A Parliamentary committee report on bills proposing the legalisation of gay marriage in Australia said on Monday that a tide supporting its realisation has been spawned and to legally prevent Aussie couples from formalising their union was both "un-defendable and unjust."
"The love between same-sex couples is no different," The Brisbane Times reported Labor backbencher Graham Perret as saying on today as he informed his colleagues that more than 70 per cent of those who participated in the online survey put up by the Social Policy and Legal Affairs Committee added their support for the private member bills now pending at the House of Representatives.
While stressing that he personally supports gay marriage, Mr Perret said that "it is for the Parliament to determine the passage of the bill and this report aims to inform the Parliament in its debate on the text and outcome of each bill."
Mr Perret, who chairs the committee, said the separate bills filed by Labor MP Stephen Jones and Greens MP Adam Bandt need only to undergo specific text tweaks and then the Parliament should consider them for debates and a formal vote.
Mr Bandt agreed that the country is ready for an overhaul on the concept of marriage as shown by the overwhelming support thrown by Australians on the inquiry but he reminded his co-members in the Parliament that their vote on the bills should be wholly based on what their conscience dictates.
"It should be done not just because it's popular but because it is right," The Australian quoted the Greens MP as saying today.
However, Greens leader Christine Milne cautioned her fellow lawmakers supporting the twin bill that forcing the proposal's debate too soon would lead to its demise, noting that officially the Labor-led government and the Coalition are against any attempts to give legal acknowledgment and protection to gay marriages.
It is best, Ms Milne suggested, for Parliament to wait for Liberal leader Tony Abbott to have change of heart and allow Coalition MPs conscience vote on the issue prior for the bills to be debated.
"I think it would be wise to avoid having the vote until such time as Tony Abbott decides to give his own members a conscience vote," the Greens leader was quoted by ABC as saying.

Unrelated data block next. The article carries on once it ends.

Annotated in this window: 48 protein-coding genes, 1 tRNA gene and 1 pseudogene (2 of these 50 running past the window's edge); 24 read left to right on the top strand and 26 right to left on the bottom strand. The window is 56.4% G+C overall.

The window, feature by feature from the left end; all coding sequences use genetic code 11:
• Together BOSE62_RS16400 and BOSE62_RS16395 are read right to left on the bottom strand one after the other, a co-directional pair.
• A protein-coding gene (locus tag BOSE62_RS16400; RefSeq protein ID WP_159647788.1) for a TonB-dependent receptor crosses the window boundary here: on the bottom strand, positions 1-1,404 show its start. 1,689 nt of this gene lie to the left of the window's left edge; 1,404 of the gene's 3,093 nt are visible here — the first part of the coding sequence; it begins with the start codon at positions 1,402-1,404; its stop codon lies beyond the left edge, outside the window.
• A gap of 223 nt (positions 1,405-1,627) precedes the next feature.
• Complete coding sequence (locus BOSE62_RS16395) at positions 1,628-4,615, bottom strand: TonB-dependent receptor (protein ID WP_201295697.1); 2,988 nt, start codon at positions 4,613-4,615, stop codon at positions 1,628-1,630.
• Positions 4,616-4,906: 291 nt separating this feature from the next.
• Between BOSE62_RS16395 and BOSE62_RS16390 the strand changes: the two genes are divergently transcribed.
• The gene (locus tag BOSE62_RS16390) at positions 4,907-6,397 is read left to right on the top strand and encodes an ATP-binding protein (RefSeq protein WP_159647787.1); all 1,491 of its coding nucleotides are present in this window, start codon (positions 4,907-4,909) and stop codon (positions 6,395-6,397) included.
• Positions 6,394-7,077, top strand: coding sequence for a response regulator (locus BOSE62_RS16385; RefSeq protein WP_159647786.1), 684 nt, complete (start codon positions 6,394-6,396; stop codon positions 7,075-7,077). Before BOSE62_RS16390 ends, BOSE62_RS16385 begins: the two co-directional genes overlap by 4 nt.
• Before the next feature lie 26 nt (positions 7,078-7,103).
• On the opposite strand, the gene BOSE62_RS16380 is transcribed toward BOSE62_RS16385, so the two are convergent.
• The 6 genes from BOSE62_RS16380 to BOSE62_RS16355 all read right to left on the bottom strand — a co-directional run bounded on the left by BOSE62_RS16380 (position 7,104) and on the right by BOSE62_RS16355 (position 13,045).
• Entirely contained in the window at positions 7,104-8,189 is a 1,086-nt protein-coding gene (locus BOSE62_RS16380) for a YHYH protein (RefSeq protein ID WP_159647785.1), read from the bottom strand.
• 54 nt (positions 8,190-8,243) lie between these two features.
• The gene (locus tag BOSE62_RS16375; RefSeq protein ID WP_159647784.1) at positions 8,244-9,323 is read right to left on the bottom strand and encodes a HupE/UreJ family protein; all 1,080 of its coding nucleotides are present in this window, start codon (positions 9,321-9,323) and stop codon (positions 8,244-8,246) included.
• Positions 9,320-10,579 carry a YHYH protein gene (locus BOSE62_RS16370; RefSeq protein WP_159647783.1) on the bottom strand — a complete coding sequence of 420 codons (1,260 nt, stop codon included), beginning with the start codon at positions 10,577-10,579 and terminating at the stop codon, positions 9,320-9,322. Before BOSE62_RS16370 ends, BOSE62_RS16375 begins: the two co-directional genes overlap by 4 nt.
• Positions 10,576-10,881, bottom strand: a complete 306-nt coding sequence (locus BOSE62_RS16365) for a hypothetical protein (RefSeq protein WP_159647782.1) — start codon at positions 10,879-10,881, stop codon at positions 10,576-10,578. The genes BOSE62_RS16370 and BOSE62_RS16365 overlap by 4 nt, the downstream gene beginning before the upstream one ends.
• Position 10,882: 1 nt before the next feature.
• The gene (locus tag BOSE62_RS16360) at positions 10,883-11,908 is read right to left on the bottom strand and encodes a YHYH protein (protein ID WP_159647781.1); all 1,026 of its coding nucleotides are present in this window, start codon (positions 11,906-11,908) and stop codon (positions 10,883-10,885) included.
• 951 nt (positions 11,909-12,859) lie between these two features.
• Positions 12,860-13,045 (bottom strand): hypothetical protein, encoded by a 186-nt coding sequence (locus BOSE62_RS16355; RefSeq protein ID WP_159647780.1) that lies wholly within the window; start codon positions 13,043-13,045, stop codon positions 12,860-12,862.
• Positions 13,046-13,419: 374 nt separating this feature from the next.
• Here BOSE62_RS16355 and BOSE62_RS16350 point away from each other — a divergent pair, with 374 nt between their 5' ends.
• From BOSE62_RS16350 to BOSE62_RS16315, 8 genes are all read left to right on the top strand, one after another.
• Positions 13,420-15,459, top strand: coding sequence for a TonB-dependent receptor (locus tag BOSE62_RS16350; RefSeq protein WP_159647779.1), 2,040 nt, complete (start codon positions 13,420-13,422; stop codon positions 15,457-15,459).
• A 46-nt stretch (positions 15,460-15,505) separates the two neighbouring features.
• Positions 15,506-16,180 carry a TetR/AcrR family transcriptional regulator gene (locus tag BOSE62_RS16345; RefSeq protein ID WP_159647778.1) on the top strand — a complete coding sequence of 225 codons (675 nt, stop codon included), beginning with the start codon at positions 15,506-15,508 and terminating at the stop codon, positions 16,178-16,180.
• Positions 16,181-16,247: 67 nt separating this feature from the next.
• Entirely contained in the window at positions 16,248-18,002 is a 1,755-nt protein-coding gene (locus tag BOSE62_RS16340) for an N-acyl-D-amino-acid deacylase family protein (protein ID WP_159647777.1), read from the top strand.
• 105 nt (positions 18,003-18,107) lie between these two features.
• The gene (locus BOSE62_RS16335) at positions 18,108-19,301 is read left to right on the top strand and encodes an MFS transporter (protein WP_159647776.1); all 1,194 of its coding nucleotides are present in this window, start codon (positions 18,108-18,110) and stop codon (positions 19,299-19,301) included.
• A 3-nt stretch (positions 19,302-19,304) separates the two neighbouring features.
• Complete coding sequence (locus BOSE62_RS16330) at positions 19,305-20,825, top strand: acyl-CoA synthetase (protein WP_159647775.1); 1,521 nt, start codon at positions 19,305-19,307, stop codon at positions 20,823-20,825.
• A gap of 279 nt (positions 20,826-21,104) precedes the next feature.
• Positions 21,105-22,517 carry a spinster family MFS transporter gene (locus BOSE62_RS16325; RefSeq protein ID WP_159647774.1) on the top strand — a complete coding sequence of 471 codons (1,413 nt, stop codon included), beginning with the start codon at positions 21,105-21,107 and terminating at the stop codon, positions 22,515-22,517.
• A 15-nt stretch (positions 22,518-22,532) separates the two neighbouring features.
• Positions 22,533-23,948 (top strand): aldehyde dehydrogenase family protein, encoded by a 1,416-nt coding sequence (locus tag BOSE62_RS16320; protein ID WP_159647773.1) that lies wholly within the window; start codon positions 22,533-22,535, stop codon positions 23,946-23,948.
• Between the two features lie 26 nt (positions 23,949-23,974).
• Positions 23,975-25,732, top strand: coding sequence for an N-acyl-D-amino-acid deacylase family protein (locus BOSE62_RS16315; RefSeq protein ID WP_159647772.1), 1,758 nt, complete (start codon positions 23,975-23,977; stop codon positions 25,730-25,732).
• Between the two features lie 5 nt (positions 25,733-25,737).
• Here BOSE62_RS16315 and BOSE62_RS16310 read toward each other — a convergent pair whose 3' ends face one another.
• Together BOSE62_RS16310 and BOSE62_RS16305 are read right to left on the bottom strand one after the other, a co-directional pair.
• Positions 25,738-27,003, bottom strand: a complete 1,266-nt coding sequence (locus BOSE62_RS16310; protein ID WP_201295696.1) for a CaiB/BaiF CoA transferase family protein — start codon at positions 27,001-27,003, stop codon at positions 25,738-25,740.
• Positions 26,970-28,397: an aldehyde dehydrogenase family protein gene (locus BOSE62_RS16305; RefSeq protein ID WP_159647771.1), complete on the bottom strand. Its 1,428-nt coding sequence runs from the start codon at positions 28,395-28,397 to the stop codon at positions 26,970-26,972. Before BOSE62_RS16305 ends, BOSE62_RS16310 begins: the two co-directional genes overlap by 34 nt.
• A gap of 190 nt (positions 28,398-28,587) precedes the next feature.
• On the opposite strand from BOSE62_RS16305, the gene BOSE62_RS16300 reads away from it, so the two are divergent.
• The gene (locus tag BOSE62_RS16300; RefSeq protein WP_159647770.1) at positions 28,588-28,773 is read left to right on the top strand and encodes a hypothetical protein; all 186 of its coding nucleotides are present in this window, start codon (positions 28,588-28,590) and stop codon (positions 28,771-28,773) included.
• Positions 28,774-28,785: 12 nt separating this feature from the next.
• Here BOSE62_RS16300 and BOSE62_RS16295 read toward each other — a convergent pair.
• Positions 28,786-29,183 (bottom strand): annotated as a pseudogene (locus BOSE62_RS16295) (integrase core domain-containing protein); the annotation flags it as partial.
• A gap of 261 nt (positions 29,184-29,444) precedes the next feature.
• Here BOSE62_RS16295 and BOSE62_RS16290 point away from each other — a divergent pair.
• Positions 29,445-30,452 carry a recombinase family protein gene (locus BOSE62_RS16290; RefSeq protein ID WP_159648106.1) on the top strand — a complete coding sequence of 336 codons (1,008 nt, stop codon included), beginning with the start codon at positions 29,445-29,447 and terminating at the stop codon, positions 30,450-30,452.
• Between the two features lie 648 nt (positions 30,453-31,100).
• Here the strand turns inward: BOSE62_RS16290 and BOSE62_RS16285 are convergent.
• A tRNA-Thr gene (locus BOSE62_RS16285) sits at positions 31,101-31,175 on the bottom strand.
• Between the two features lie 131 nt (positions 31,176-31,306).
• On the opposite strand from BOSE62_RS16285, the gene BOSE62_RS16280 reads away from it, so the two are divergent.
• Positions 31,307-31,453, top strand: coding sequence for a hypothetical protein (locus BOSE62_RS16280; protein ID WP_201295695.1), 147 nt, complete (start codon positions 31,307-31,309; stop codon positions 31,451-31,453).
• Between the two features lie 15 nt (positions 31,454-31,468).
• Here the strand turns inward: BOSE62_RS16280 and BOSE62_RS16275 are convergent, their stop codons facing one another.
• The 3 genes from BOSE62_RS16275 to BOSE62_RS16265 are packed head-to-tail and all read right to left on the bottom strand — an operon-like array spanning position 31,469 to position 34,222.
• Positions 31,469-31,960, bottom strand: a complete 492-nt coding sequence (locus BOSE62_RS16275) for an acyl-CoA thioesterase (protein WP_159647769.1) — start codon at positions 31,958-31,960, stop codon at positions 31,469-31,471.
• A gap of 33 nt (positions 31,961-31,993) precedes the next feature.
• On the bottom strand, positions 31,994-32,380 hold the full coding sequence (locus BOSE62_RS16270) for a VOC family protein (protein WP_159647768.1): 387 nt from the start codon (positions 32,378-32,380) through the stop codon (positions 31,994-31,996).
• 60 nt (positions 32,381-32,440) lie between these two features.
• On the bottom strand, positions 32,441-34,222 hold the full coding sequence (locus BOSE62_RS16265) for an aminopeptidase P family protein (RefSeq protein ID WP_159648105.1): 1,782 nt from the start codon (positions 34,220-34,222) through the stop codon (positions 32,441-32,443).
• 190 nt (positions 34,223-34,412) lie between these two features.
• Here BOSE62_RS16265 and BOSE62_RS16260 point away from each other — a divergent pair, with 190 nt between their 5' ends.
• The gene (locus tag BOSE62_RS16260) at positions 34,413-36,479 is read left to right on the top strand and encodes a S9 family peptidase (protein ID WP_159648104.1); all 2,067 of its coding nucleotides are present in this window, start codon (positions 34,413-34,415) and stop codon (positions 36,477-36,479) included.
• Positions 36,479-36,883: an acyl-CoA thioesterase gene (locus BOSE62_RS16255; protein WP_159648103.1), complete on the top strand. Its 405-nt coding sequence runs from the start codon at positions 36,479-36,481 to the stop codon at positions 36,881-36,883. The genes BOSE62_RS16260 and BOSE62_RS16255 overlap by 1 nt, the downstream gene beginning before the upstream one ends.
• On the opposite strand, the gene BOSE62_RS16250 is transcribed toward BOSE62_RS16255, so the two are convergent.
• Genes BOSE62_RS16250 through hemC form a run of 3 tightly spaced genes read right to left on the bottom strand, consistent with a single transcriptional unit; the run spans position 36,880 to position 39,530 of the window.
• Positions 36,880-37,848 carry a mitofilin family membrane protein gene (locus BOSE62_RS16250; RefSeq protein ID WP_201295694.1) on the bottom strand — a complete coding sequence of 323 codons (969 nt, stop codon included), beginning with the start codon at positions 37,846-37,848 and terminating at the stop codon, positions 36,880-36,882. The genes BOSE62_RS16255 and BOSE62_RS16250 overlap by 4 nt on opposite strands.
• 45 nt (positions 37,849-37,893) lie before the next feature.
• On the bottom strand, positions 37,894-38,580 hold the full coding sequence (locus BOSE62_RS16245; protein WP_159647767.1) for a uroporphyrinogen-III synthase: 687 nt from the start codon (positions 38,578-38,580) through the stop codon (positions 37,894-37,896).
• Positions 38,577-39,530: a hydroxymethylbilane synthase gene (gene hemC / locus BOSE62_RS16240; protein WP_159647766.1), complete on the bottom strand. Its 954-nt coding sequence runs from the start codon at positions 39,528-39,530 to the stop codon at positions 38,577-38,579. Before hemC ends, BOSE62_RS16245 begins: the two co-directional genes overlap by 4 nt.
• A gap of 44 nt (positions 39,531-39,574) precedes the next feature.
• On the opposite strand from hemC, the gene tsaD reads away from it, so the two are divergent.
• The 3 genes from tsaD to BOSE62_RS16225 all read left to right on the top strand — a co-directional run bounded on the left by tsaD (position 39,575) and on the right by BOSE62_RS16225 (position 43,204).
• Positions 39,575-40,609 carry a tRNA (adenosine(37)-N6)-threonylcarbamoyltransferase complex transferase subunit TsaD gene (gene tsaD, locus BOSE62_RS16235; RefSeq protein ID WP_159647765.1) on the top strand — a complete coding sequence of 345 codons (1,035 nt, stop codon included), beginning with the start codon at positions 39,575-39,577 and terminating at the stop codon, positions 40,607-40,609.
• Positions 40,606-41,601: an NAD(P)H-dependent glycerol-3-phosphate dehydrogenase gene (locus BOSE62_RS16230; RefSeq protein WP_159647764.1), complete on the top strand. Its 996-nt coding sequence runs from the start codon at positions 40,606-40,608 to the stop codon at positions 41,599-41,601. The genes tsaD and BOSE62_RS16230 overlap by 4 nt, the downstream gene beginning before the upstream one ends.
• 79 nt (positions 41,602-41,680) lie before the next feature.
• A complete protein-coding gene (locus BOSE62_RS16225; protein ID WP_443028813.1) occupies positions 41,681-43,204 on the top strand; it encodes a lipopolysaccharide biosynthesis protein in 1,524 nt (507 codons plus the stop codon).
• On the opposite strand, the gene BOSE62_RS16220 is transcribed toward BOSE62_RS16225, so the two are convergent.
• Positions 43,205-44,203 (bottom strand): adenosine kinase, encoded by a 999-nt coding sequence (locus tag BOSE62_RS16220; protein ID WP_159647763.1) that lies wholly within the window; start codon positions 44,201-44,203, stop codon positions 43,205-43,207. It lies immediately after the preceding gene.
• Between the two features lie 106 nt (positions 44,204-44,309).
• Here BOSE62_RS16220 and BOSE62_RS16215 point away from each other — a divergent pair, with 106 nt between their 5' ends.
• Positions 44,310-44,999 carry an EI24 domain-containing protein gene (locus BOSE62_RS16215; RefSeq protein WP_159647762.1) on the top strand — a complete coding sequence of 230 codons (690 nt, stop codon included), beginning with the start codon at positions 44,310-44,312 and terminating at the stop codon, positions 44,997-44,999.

Prime Minister Julia Gillard was in agreement with Mr Abbot on vehemently opposing gay marriages but she allowed Labor MPs to vote on the issue basing entirely on their conscience unlike the Opposition Leader, who had warned that Coalition members would be penalised should they cross the Liberal-National line.
Aside from the seemingly solid stance of the Coalition against gay marriages, proponents of the private bills will have to contend to a strong Labor undercurrent on the legislation, media reports showed.
"Marriage, as the union between one man and one woman has been steeped in history, law, culture and religion for millennia. This is a fact which cannot be denied," a supplemental comment penned by Labor MPs Shayne Neumann and Mike Symon said in the committee report.
"We do not believe there is anything like sufficient community consensus which would justify changes to such a fundamental societal institution as marriage," the two stressed and as reported by the Australian Associated Press (AAP).
Also, while Liberal frontbencher Malcolm Turnbull had hinted that "the argument against same-sex marriage (was) less and less convincing," he conceded that supporting the bills was not an option for now.
"Politics is a team sport ... and we have decided on our side not to have a conscience vote ... so I won't be crossing the floor on this issue," Mr Turnbull told Sky News in an interview on Monday.
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